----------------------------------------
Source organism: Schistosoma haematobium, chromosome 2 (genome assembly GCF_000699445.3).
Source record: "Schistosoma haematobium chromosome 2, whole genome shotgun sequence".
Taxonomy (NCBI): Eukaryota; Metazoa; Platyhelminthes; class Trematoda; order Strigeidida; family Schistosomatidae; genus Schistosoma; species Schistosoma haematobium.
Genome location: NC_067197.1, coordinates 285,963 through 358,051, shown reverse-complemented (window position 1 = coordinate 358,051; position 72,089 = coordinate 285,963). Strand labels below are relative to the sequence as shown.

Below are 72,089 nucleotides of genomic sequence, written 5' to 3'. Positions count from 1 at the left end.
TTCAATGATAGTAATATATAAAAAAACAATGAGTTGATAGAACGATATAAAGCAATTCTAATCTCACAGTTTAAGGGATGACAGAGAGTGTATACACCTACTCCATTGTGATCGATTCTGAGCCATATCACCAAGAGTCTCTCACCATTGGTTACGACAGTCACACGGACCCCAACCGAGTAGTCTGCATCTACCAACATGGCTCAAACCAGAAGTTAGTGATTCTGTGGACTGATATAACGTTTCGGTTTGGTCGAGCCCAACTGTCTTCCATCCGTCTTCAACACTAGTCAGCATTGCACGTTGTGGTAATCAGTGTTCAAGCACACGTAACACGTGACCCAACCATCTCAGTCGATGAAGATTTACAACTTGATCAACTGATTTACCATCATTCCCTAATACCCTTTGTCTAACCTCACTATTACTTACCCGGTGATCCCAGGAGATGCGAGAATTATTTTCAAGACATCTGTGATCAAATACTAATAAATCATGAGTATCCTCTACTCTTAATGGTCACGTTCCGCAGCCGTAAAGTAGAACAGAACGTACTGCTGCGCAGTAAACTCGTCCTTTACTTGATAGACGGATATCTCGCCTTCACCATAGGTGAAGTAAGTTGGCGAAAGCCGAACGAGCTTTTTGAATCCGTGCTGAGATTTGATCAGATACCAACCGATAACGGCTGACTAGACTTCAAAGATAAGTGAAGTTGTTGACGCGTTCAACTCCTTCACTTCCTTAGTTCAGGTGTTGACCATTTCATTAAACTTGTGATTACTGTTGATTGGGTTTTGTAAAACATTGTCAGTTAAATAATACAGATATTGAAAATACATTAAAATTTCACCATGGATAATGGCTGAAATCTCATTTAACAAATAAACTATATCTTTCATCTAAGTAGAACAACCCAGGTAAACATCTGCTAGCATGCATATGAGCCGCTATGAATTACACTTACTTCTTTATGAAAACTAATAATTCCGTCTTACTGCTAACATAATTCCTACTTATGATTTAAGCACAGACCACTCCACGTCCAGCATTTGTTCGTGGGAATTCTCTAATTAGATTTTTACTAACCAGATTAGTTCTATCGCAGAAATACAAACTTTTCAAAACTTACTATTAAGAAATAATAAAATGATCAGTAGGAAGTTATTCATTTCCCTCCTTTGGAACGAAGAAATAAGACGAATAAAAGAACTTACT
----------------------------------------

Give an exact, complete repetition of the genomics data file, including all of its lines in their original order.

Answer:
Source organism: Schistosoma haematobium, chromosome 2 (genome assembly GCF_000699445.3).
Source record: "Schistosoma haematobium chromosome 2, whole genome shotgun sequence".
Taxonomy (NCBI): Eukaryota; Metazoa; Platyhelminthes; class Trematoda; order Strigeidida; family Schistosomatidae; genus Schistosoma; species Schistosoma haematobium.
Genome location: NC_067197.1, coordinates 285,963 through 358,051, shown reverse-complemented (window position 1 = coordinate 358,051; position 72,089 = coordinate 285,963). Strand labels below are relative to the sequence as shown.

Below are 72,089 nucleotides of genomic sequence, written 5' to 3'. Positions count from 1 at the left end.
TTCAATGATAGTAATATATAAAAAAACAATGAGTTGATAGAACGATATAAAGCAATTCTAATCTCACAGTTTAAGGGATGACAGAGAGTGTATACACCTACTCCATTGTGATCGATTCTGAGCCATATCACCAAGAGTCTCTCACCATTGGTTACGACAGTCACACGGACCCCAACCGAGTAGTCTGCATCTACCAACATGGCTCAAACCAGAAGTTAGTGATTCTGTGGACTGATATAACGTTTCGGTTTGGTCGAGCCCAACTGTCTTCCATCCGTCTTCAACACTAGTCAGCATTGCACGTTGTGGTAATCAGTGTTCAAGCACACGTAACACGTGACCCAACCATCTCAGTCGATGAAGATTTACAACTTGATCAACTGATTTACCATCATTCCCTAATACCCTTTGTCTAACCTCACTATTACTTACCCGGTGATCCCAGGAGATGCGAGAATTATTTTCAAGACATCTGTGATCAAATACTAATAAATCATGAGTATCCTCTACTCTTAATGGTCACGTTCCGCAGCCGTAAAGTAGAACAGAACGTACTGCTGCGCAGTAAACTCGTCCTTTACTTGATAGACGGATATCTCGCCTTCACCATAGGTGAAGTAAGTTGGCGAAAGCCGAACGAGCTTTTTGAATCCGTGCTGAGATTTGATCAGATACCAACCGATAACGGCTGACTAGACTTCAAAGATAAGTGAAGTTGTTGACGCGTTCAACTCCTTCACTTCCTTAGTTCAGGTGTTGACCATTTCATTAAACTTGTGATTACTGTTGATTGGGTTTTGTAAAACATTGTCAGTTAAATAATACAGATATTGAAAATACATTAAAATTTCACCATGGATAATGGCTGAAATCTCATTTAACAAATAAACTATATCTTTCATCTAAGTAGAACAACCCAGGTAAACATCTGCTAGCATGCATATGAGCCGCTATGAATTACACTTACTTCTTTATGAAAACTAATAATTCCGTCTTACTGCTAACATAATTCCTACTTATGATTTAAGCACAGACCACTCCACGTCCAGCATTTGTTCGTGGGAATTCTCTAATTAGATTTTTACTAACCAGATTAGTTCTATCGCAGAAATACAAACTTTTCAAAACTTACTATTAAGAAATAATAAAATGATCAGTAGGAAGTTATTCATTTCCCTCCTTTGGAACGAAGAAATAAGACGAATAAAAGAACTTACT